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Jun09

Hourly rate reduction

We are working on a standardized salary plan. I have an employee in a group home that makes higher than the rate we are setting as standard for that facility. Can I lower her hourly rate to be equivalent with the other workers?

Most states operate under employment at will doctrines. Thus, outside of collective bargaining agreements or employment contracts, employers can alter the terms of their employment agreements with employees. Employee compensation can be reduced as long as the employee continues to earn at least minimum wage. Keep in mind that reducing the wages of exempt vs. non-exempt workers has different ramifications. Since the employee in this case is hourly paid let’s discuss the possible consequences for reducing a non-exempt worker’s pay.

The most notable consequence will be employee morale and, consequently, productivity. The employee will understandably be upset and not understand why her salary must be affected simply because the company wants to create a salary structure. Additionally, resentful employees tend to communicate their negative feelings about the company. So, the company must determine if negative publicity, both internal and external, is really worth it.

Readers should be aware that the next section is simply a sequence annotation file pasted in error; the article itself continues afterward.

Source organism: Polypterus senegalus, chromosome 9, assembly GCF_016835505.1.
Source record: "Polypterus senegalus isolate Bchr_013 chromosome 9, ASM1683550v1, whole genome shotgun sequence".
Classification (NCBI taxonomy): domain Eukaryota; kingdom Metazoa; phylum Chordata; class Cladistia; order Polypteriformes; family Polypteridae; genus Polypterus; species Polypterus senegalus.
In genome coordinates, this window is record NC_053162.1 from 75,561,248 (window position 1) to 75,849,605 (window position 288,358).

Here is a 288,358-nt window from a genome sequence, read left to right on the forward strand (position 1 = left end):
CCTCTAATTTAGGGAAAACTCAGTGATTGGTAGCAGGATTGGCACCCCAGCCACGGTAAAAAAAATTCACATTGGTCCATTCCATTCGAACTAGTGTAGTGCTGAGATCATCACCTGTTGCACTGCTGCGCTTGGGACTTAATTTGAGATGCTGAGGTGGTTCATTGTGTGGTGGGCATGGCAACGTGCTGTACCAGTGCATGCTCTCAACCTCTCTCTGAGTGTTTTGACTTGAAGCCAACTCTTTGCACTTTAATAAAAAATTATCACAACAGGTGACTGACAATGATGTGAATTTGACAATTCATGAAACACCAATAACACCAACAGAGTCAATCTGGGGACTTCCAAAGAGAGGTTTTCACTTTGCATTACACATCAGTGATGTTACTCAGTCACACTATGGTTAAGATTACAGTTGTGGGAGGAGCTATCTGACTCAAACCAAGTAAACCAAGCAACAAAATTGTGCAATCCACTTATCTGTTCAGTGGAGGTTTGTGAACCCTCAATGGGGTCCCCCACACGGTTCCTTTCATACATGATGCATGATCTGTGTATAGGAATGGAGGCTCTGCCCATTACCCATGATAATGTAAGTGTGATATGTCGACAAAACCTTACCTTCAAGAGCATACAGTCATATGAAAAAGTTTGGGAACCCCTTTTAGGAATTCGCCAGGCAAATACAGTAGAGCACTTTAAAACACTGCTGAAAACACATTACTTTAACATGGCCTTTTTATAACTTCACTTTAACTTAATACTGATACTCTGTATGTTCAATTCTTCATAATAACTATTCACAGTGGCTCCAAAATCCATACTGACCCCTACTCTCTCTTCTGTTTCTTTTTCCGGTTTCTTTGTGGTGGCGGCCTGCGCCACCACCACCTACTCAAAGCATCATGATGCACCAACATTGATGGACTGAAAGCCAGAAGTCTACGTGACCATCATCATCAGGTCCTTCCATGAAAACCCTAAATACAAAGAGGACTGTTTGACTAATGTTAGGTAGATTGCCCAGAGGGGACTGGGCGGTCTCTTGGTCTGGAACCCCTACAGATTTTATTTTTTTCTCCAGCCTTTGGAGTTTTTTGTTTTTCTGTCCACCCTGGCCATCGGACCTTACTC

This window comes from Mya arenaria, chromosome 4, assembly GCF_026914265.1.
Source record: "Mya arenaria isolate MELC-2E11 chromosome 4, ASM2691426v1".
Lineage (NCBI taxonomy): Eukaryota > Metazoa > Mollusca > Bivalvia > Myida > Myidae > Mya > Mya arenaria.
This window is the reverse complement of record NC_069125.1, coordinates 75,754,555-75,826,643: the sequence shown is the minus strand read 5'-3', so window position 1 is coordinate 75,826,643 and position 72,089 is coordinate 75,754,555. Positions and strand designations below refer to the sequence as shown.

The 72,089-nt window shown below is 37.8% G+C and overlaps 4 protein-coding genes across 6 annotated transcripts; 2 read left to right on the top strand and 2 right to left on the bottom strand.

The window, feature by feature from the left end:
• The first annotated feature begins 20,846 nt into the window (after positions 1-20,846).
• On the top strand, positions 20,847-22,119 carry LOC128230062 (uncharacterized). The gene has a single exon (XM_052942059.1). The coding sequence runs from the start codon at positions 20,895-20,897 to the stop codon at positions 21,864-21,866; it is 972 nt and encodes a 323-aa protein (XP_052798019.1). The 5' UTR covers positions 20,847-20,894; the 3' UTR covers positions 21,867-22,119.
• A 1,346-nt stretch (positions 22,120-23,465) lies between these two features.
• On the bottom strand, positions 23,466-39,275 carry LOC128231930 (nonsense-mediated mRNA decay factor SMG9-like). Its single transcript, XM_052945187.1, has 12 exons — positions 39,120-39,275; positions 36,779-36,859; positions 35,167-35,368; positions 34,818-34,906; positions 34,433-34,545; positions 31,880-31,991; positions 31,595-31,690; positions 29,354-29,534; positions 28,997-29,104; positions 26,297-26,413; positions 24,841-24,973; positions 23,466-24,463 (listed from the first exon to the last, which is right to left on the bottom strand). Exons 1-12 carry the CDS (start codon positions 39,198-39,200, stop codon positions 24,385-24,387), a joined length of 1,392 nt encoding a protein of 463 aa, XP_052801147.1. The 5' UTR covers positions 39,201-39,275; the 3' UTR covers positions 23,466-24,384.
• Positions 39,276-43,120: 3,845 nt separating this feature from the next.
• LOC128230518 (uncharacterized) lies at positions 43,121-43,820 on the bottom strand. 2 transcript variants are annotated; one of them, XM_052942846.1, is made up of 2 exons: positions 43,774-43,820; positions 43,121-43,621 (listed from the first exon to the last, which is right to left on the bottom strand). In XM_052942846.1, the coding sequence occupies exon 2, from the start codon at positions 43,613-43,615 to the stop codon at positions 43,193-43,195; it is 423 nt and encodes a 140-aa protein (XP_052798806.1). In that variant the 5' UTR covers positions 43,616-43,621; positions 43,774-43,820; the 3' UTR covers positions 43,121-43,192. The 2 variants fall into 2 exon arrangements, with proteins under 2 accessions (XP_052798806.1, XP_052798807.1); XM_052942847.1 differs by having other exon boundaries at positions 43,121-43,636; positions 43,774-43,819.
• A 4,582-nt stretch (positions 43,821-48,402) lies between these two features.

Compensation directly relates to employee satisfaction with their job. Reducing the employee’s pay, may encourage the employee to look for work elsewhere. So, consider the impact to the group home and the company of losing this particular employee.

Lastly, it was stated that the employee’s pay may be reduced to be in line with the other group home workers. Is this employee entitled to earn more due to longevity with the company or her experience in her field? Would it really be fair to reduce her pay to be equivalent to her co-workers with less tenure and less experience?

Another option in this situation is to allow the employee to remain at her current hourly rate. Remember to document that the employee is being grandfathered in to the new salary structure. It’s important to note that if there are other employees in similar situations it must be clear why certain employees are being grandfathered in and not others.

This entry was posted on Monday, June 9th, 2014 at 7:37 pm and is filed under
Compensation.
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